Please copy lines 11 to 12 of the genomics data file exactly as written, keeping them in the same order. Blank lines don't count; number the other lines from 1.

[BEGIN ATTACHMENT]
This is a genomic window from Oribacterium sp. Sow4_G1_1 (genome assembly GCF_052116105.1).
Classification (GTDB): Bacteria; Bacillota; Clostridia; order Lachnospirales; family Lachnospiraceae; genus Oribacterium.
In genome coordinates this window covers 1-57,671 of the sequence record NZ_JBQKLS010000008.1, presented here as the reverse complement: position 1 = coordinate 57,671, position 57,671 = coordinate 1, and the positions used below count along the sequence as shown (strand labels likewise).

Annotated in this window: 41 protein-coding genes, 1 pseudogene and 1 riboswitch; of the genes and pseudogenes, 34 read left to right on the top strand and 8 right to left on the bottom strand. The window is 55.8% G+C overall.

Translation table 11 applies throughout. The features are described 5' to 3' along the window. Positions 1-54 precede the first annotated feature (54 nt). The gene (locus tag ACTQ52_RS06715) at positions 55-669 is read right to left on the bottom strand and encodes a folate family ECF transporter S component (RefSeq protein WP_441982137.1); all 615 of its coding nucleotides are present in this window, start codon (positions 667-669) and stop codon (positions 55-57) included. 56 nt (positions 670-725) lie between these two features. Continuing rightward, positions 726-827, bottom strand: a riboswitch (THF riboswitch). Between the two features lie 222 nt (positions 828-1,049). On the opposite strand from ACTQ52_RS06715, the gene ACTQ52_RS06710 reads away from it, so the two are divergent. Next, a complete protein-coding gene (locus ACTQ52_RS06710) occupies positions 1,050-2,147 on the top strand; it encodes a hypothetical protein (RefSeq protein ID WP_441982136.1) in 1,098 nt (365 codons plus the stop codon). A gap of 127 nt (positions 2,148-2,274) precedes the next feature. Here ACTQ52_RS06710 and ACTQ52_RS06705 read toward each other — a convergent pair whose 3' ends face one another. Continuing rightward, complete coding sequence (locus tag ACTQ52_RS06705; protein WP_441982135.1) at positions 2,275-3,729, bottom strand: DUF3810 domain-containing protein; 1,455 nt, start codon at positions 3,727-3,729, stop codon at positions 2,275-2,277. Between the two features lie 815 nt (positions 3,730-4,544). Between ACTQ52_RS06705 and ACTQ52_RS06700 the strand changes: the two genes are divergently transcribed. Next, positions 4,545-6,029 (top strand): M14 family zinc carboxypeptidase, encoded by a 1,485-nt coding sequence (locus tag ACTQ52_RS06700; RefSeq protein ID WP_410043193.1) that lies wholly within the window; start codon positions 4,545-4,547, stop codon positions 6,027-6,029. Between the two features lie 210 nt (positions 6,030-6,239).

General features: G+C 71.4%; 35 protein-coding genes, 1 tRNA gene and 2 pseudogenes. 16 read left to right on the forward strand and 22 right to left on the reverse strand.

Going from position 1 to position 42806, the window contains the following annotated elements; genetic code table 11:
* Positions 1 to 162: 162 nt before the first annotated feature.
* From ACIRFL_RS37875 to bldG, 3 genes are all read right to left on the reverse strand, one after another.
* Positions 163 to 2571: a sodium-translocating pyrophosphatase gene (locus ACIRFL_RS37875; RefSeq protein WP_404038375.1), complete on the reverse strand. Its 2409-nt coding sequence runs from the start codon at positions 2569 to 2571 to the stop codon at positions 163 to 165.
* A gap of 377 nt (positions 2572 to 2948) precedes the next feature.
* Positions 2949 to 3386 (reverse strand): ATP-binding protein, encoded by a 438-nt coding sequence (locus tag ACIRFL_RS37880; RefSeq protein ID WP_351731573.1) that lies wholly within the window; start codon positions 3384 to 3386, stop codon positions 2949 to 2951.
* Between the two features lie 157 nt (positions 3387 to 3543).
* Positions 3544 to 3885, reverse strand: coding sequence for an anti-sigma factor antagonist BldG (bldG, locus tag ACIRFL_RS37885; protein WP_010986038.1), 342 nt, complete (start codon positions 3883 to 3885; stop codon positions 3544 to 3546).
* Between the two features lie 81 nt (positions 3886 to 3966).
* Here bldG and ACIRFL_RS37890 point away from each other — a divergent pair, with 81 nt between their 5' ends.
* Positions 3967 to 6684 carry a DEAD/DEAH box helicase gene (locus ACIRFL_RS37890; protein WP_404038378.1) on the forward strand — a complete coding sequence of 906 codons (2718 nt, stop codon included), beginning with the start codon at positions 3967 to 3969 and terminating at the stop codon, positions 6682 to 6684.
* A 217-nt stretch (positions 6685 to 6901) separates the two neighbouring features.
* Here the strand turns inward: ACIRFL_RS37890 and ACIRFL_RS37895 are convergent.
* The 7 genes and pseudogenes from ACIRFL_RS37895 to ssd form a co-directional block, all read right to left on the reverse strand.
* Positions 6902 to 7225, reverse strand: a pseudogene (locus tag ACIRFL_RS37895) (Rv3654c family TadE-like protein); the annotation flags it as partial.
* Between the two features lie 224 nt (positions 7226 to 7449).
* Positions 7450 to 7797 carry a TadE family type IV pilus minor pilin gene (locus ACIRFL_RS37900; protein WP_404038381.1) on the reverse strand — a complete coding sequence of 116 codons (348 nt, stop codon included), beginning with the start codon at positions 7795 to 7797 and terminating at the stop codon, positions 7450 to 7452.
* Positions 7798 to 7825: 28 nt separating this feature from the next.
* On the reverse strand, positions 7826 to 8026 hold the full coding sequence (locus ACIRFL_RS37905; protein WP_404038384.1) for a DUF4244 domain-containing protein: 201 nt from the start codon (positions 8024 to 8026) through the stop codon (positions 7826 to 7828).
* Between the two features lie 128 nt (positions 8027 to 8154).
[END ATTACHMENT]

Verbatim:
* A gap of 377 nt (positions 2572 to 2948) precedes the next feature.
* Positions 2949 to 3386 (reverse strand): ATP-binding protein, encoded by a 438-nt coding sequence (locus tag ACIRFL_RS37880; RefSeq protein ID WP_351731573.1) that lies wholly within the window; start codon positions 3384 to 3386, stop codon positions 2949 to 2951.